Take a close look at this function. With the addition function above, the order of the variables didn't matter. Addition gives the same result adding 2+3 and 3+2 due to addition being "commutative". This is not the case for subtraction. This statement reads in English "Subtract from variableA the value in variableB", or simply, "variableA minus variableB". Don't get the order mixed up or you'll have all kinds of problems. Otherwise, the rules for using "-" are the same as for using "+".
 
(* variableA variableB)
This is multiplication. Here the order doesn't matter. Just make sure you don't overrun the range limits of your variables. The rules for using this function are as described above.
 
(/ variableA variableB)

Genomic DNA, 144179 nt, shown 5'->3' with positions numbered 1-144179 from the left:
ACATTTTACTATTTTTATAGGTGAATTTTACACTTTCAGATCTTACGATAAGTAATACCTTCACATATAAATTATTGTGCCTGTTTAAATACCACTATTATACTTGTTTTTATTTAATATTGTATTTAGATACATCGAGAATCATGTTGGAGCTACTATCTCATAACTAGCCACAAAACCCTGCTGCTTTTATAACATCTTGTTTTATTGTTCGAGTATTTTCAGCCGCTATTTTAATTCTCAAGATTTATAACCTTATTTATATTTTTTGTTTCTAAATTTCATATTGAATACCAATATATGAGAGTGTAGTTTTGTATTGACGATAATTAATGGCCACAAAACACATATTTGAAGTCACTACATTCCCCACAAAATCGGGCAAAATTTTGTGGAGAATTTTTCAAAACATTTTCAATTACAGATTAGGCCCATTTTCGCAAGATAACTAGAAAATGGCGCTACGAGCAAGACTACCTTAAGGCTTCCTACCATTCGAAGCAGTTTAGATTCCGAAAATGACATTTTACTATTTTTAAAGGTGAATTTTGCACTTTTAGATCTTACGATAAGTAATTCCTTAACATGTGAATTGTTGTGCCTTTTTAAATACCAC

Division also has a specific order of the variables. This statement reads in English "divide variableA by variableB." Keep in mind that CAL does not see fractions and does not round off. The results of division in CAL is the integer value only. You must use the "modulo" function below to obtain the remainder of the division. Otherwise, the rules mentioned above apply.
 
(% variableA variableB)
Because CAL doesn't use fraction and doesn't round off division, we use the "modulo" function to obtain the fractional part of a division. The result of (% A B) is the integer number left over after subtracting B from A over and over (which is the act of division) until there is a remainder that is less than B and thus there can be no further subtraction without sending the result negative. This remainder is the fraction of A left over from the division. For example, if 23 were divided by 4, the answer would be 5 and the remainder would be 3. Thus, in CAL, the function (/ 23 4) would result in an answer of 5 and (% 23 4) would result in an answer of 3. Here is how you would use this function to round of division. Note the following formula for obtaining an average.
 
(= average (/ sum count))
(if (>= (% sum count) (/ count 2)) (++ average))